India: EXIM Bank’s Practical Experiences and Lessons Learned, David Rasquinha, EXIM Bank, Workshop I: Definitions, Selection & Verification, Mumbai, January 2017

India: Axis Bank’s Practical Experiences and Lessons Learned, Yousuf Syed, Axis Bank, Workshop I: Definitions, Selection & Verification, Mumbai, January 2017

India: YES Bank’s Practical Experiences and Lessons Learned, Rajnesh Trivedi, YES Bank, Workshop I: Definitions, Selection & Verification, Mumbai, January 2017

India: The Indian Green Bond Market, Richa G. Agarwal, Securities & Exchange Board of India (SEBI), Workshop II: Monitoring, Reporting & Market Aspects, 17 May 2017, Mumbai

IFC: IFC's Green Bonds Experience, January 2017

SEB: Key steps in a typical Green Bond issuance process, Mats Olausson, Senior Advisor, Climate & Sustainable Financial Solutions, Green Bond Workshop II: Monitoring, Reporting & Market, Aspects – Latest Green Bond Market Development, Mexico City, 1 March 2017

IDB: MDBs targets to increase climate finance, Amal-Lee Amin. AfDB: 40% of investments by 2020; ADB: 30% portfolio to US$6 billion by 2020; EBRD: 40% total annual investments in Green Financing by 2020; EIB: 25% total lending volume for climate action; also 35% for climate action in developing countries, starting 2020; WBG: 28% in 2020
CERES: Green Bonds Issued by Mexican Entities, Peter Ellsworth, Director, Investor Program, Ceres. 5 Essential Resources for Green Bonds: The Green Bond Principles; The Investor Statement of Expectations for the Green Bond Market; The Barclays / MSCI Green Bond Index; The Climate Bonds Initiative; impact reporting.

France: Supporting your Sustainable/Green Bond: Bridging the gap between sustainable performance and finance, Vigeo Eiris Enterprise, January 2017

Mexico: Green Bonds Rating Methodology: Debt Securities, HR Ratings, 31 January 2017

CICERO: Second Opinions – what, why, when & how? CICERO’s approach and methodology for Second Opinions – practical experiences in the case of Modern Land, Knut H. Alfsen, Senior Researcher, CICERO, Beijing, March 2nd 2017. CICERO/ENSO have provided Second Opinions to almost 60 issuers since 2007, and 28 second opinions with shades of green.

China: The Research on the Development of Green Bond Impact Reporting System in China, CECEP Consulting., Co, March 2017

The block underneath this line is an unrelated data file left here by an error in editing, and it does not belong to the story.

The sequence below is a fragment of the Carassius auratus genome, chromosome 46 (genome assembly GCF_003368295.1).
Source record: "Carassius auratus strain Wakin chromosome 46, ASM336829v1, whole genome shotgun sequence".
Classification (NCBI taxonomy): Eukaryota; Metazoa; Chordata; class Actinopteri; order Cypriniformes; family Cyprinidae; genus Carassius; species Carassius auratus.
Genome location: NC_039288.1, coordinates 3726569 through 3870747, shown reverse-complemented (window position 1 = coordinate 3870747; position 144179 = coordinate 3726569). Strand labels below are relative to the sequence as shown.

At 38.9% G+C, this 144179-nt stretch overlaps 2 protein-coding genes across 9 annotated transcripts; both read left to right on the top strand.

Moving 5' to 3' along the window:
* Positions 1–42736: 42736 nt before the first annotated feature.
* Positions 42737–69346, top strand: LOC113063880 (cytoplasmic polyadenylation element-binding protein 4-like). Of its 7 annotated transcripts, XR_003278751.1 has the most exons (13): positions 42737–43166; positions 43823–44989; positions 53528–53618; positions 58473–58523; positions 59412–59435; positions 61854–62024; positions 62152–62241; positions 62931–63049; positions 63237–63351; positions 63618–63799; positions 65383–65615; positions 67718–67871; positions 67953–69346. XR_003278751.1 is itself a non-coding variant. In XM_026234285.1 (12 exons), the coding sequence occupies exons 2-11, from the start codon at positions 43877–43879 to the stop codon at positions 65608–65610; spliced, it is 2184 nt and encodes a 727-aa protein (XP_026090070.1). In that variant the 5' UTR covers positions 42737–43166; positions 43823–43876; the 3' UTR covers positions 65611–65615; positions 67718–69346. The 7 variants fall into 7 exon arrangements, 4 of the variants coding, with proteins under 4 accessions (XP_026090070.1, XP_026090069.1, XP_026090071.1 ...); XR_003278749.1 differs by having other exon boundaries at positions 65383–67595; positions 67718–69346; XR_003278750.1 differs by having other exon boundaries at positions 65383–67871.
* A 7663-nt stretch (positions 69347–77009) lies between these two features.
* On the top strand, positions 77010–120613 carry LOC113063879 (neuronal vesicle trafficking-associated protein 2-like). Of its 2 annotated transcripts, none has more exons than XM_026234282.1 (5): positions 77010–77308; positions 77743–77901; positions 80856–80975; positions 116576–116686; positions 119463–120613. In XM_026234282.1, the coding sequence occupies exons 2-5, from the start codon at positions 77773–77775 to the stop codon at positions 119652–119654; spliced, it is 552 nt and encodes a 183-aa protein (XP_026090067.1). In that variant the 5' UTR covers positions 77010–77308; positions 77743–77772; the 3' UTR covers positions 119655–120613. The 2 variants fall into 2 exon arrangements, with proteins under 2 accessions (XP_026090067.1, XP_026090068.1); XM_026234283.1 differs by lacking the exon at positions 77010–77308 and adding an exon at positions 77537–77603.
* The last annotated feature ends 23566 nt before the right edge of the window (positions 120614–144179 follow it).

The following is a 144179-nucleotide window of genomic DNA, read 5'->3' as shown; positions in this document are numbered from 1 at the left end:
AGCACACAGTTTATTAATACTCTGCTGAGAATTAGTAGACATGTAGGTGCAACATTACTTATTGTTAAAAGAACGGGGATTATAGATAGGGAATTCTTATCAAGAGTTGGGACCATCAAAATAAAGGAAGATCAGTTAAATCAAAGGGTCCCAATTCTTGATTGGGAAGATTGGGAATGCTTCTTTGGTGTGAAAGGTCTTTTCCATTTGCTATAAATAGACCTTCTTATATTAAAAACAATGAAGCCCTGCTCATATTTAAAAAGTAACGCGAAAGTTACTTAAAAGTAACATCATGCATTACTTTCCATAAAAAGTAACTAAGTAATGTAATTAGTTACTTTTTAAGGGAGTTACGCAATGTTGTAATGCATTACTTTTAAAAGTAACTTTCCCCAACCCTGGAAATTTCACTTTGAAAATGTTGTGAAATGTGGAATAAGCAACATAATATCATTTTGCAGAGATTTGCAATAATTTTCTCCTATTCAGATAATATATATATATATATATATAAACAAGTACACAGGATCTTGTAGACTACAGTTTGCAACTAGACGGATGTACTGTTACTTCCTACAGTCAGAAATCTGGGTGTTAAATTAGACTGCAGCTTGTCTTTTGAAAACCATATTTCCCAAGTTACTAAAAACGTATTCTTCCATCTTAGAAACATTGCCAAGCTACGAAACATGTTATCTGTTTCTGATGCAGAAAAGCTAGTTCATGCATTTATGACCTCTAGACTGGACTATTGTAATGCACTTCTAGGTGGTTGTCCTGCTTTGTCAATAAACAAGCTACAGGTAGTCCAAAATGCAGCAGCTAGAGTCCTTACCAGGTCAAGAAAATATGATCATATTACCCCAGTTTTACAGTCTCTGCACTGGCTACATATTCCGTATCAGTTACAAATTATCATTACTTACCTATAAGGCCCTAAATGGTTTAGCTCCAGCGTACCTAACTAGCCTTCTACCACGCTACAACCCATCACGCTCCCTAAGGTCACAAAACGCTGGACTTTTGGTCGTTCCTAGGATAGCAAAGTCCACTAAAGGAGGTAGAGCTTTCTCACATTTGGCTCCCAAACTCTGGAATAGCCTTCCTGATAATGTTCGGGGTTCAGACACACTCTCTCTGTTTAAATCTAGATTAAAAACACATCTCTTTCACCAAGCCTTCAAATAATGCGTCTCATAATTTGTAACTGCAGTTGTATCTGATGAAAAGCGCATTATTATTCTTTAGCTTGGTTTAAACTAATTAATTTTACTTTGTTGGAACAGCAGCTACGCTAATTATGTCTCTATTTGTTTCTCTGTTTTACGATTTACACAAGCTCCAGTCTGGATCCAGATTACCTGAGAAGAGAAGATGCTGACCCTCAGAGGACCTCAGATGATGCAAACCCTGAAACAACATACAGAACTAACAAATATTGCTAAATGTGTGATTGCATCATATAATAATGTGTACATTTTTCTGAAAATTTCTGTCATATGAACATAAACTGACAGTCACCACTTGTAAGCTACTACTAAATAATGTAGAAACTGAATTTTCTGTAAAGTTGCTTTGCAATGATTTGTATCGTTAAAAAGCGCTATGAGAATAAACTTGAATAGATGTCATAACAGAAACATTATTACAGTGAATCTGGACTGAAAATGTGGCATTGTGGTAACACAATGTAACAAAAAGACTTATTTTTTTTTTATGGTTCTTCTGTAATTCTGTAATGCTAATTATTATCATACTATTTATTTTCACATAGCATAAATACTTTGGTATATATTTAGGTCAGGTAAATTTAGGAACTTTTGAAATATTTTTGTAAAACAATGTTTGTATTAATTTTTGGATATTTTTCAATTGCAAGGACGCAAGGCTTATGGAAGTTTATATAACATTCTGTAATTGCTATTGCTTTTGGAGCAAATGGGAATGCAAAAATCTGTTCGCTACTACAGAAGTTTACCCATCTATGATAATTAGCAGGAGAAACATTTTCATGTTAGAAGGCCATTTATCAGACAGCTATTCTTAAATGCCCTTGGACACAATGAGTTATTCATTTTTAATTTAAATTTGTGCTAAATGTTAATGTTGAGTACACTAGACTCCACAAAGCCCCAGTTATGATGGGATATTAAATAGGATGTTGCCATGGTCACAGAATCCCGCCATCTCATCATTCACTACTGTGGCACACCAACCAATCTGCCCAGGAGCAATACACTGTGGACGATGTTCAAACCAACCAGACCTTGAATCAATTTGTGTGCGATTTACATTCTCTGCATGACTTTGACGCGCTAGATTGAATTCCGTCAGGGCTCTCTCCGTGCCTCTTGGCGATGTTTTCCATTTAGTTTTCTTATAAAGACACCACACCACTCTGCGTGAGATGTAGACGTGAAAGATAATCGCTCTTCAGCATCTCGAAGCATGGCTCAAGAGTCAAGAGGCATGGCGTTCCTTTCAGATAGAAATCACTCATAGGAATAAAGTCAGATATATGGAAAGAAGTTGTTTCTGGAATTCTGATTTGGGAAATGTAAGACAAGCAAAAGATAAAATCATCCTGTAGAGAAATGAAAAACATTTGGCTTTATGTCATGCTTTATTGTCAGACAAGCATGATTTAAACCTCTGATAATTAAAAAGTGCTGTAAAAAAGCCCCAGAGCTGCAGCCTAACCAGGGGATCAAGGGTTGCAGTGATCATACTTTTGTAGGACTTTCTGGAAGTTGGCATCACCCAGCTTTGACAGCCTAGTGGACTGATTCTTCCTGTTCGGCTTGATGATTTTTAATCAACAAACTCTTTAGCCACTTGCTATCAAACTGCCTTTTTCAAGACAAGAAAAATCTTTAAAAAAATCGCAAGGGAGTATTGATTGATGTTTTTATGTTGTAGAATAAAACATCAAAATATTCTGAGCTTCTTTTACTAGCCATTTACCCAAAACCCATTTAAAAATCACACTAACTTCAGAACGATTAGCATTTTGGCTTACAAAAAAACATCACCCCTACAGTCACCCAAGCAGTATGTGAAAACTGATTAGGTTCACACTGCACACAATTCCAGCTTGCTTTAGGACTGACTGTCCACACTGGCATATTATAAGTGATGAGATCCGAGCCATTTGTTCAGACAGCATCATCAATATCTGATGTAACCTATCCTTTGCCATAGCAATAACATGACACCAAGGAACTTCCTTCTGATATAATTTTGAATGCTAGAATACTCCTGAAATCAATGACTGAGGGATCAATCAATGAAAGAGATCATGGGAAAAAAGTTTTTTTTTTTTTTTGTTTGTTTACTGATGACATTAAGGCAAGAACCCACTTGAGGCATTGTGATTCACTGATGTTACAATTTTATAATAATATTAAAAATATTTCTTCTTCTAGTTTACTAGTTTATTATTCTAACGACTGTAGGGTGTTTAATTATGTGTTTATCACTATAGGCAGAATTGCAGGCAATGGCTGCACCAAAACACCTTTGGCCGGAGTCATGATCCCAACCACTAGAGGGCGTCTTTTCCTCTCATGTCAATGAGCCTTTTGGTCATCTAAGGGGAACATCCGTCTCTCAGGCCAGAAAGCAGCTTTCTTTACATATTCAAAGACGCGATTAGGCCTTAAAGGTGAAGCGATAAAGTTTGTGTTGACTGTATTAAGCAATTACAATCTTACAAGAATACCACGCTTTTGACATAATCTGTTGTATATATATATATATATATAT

China: Green Bond Verification in China, SynTao Green Finance, Workshops II: 2 March 2017, Beijing. Requirement on green bond verification, verification standards

Affirmative Investment Management: An International Specialist Green Bond Investor – Preferences and Requirements, Tess Olson Rong, Workshops II: 2 March 2017, Beijing

SEB: The five pillars of Green Bonds, Samantha Sutcliffe, Senior Advisor, Climate & Sustainable Financial Solutions.

The Development and prospects of Chinese Green Bonds, Wang Yao, International Institute of Green Finance,CUFE, Workshops II: 2 March 2017, Beijing
China's Green Bond Market: What Sectors and Projects are Proceeds Financing, CECEP Consulting.,Co, March 2017. Ecological protection and climate adaptation is the Smallest Theme: profitability is major concern for bond issuance in this sector.

The practice and prospects for green bond market development at home and abroad, March 2017, NAFMII-ICMA Working Group, 8th UK-China Economic and Financial Dialogue

OECD: Green Bonds: Mobilising Bond Markets for a Low-Carbon Transition, 19 April 2017. Since 2007-08, so-called “green bonds” have emerged and the market has risen from USD 3 billion in 2011 to USD 95 billion in issuance in 2016. For policy makers, the report proposes a framework for understanding potential directions of bond market evolution, increased convergence of rules and definitions, and quantitative analysis of the potential contribution that bond markets can make to a low-carbon transition.

ICMA: The Green Bond Principles (GBP), 2 June 2017. The GBP have four core components: Use of Proceeds; Process for Project Evaluation and Selection; Management of Proceeds; Reporting

ICMA: The GBP Databases and Indices Working Group – Summary of Green Fixed Income Indices Providers, June 2017, including Bloomberg MSCI Barclays Green Bond Index, BAML Green Bond Index, S&P Green Bond Index, Solactive Green Bond Index, ChinaBond China Green Bond Index and ChinaBond China Green Bond Select Index.

ICMA: The GBP Databases and Indices Working Group – Summary of Green Bond Database Providers, May 2017, including: Bloomberg, Environmental Finance, Dealogic, Climate Bonds Initiative (CBI).

Export Development Canada: Green Bond Impact Report, February 2017.

Storebrand Asset Management: Green Bonds – Monitoring and Reporting, Helena Lindahl, Sao Paolo, Brazil, April 2017: Storebrands Green Bond Process.

SEB: Market aspects of Green Bonds: Pricing, Mats Olausson, Workshop II: Monitoring, Reporting & Market Aspects, 4-5 April 2017, São Paulo.